More about Objects and Classes
The relational operations on primitive data are ==, >=, <=, >, <, and !=. They compare two data values, when those values' type has an ordering. For example, integers are ordered by size or magnitude. The result of a relational operation is a boolean value: either True or False. The relational operators on objects like Strings are different, and they are expressed as methods. Pay special attention to the equality method, equals().
7. The toString() Method
Answer:Yes, even though the phrase is a little bit deceptive. One should really say
"the object currently referenced by
a," or "the object referred to by
a," or "the object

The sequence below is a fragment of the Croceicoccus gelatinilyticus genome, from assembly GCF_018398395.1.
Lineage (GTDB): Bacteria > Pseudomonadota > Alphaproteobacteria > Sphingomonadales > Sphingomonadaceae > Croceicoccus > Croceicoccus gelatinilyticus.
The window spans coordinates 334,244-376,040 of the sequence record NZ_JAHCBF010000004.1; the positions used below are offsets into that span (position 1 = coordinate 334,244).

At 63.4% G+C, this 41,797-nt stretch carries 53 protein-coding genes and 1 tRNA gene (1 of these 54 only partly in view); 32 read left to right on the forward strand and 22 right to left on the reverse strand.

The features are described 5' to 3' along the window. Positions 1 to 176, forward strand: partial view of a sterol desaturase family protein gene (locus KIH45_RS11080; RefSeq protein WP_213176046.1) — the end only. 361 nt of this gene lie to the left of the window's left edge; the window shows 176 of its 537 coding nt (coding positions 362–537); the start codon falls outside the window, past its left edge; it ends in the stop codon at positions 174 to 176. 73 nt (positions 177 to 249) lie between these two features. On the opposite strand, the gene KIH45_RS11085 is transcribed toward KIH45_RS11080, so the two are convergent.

but usually people say "the object
a" and expect you to know what they mean.
The example program does very little that is visible on the monitor screen. It would be nice to print something out. The bytes that make up an object cannot be sent directly to the monitor because they are not ASCII character data. For example,
ints of a
Point use a data type that can't be sent directly to a monitor. Of course, the methods of an object are in Java bytecode, which makes no sense to a monitor, either.
Luckily, there is a method defined in class
Point that can be used to create a printable
String for a
Point object. Point, class
toString() method of a
Point object creates a
String object, which can then be printed. Look at the documentation:
public String toString(); // returns character data that can be printed | | | | | +--- this is the method name. It takes no parameters. | | | +--- this says that the method returns a String object | +--- anywhere you have a Point object, you can use this method
All objects have their own
toString()method, so it is possible to print out something for any object your program has created. (Often, though, the
Stringis not very useful.)
(Review: ) What is a parameter?